Ray Romano: Yes. On the set, I'm trying to think, where - what's going on on the set. I know that in our offices, because I'm in my office everyday...

Gerri Miller: Right.

Ray Romano: ...is - somebody came - we've supplied every office with co-mingle recycling bins.

Gerri Miller: Yes.

Ray Romano: You know, for our waste and everything. So yes, we are very green conscious and we all drive Priuses, myself and Mike Royce. And I get paid in apple seeds. But no, we're doing our duty, we are very environmentally conscious.

Gerri Miller: Excellent.

Ray Romano: You know, and to the best of our ability, we're pitching in.

Gerri Miller: Okay. Excellent.

Ray Romano: Thank you.

Gerri Miller: Okay, thank you.

Ray Romano: Bye.

Operator: We will go next Tom Lewis with the LAist. Please go ahead.

Tom Lewis: Hello Mr. Romano...

Ray Romano: Hey.

Tom Lewis: ...thank you for answering our questions today.

Ray Romano: How are you?

Tom Lewis: I'm doing great. I had a question about what you're working process with Mike Royce is like on this show, and how that might have changed from when you where working on Raymond together.

Ray Romano: Well on Raymond, he was one of the writers on the staff. You know, Phil Rosenthal kind of ran the writer's room and I was in there whenever I wasn't on stage. And this, it's just me and him and you know, it's kind of new for both of us running the show. And not only that, it's a one-hour and it's a single camera.

So what we learned on Raymond though was -- what made Raymond flow so smoothly I guess compared to other sitcoms or from what I hear -- is we started the season with scripts written, with about 12 scripts fully written already. You know, Phil made sure that we were - had that going, and that made all the difference.

And so that's kind of what we tried to do here, Mike and I. We started writing. We had a staff of only five writers, and we met in like February to start filming in August, or maybe March.

We met in March, and we weren't going to start filming till August. So we just you know, we beat out stories the room, and we got scripts written before we started filming. And it's still a crazy amount of work but it seems to be manageable now.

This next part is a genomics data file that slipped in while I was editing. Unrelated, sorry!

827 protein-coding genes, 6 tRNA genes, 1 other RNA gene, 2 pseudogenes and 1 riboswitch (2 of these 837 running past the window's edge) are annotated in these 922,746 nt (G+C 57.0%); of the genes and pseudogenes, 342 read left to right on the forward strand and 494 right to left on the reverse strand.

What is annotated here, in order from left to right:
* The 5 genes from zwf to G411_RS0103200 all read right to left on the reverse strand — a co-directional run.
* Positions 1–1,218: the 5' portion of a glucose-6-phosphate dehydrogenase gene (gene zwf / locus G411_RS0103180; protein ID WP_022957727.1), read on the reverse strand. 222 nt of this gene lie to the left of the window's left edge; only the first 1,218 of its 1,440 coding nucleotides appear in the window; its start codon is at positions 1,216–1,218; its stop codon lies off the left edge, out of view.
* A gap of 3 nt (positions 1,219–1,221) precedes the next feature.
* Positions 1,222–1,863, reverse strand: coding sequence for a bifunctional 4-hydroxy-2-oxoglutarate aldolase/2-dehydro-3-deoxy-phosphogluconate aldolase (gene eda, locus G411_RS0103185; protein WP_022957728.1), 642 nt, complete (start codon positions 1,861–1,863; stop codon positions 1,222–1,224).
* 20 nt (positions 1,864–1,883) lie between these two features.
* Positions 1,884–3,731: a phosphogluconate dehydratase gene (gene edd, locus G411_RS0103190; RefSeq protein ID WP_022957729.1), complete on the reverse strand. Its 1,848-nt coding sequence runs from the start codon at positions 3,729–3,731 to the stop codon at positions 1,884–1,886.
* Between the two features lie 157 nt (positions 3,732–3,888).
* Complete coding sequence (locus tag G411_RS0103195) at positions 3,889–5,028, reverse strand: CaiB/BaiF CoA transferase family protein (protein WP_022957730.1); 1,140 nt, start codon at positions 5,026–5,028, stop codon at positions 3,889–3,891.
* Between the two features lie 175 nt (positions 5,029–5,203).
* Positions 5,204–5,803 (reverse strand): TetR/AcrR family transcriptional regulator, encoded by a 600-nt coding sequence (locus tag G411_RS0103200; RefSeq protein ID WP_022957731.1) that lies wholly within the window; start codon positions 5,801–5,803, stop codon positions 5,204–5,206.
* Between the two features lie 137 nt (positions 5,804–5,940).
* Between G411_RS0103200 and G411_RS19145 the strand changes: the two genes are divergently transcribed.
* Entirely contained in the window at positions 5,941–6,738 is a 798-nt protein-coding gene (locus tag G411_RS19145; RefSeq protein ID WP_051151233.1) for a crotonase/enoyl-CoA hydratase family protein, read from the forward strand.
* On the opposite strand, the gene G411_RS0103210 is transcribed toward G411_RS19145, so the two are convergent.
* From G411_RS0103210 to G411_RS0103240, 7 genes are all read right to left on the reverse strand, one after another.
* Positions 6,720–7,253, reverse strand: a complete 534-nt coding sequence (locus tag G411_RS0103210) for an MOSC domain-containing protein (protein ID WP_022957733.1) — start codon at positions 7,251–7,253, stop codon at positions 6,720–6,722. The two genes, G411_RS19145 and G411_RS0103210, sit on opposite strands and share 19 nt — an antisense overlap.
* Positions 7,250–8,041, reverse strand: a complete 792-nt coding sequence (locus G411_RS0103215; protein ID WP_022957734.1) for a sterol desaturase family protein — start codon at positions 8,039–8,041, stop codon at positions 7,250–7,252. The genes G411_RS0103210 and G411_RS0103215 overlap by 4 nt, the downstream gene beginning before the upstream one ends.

Tom Lewis: Did you - where there things you learned last season in this process with Mike that you adapted to for this season?

Ray Romano: Well, I mean, it worked last year, where we wanted to make sure we could do that again, and we only had 10 episodes last year. This year we went to 12 episodes. And we were kind of - we were kind of sure we could handle it.

And it's caught up to us a little bit now, because now we're filming now and we’re in our tenth episode and we still have to write the finale. And it's kind of catching up with us.

So if anything I mean we just - we're just learning that it pays to be ahead of the game as far - nothing you know, when you've got to rush the creativity process it never really comes out as good as you want it. So I mean if anything, we're just learning to prepare.

You know, it's catching up with us a little bit, but we're going to make it. You know, if we had to do a 16 episode season right now, things - we would be in trouble -- which is why we're not going to.

Tom Lewis: Well thanks so much for answering my questions.

Ray Romano: All right, thanks.

Operator: And that does conclude our Q&A session. At this time I'll turn the call back over to Kristina Stafford for any additional or closing remarks.

Ray Romano: Okay, thanks.

Kristina Stafford: Thank you for participating in today's conference call. As a reminder Men of a Certain Age returns for its second season on Monday, December 6 at 10:00, 9:00 Central, on TNT.

Thank you, Ray. And thank you all for participating.

Ray Romano: All right. Thank you, bye-bye.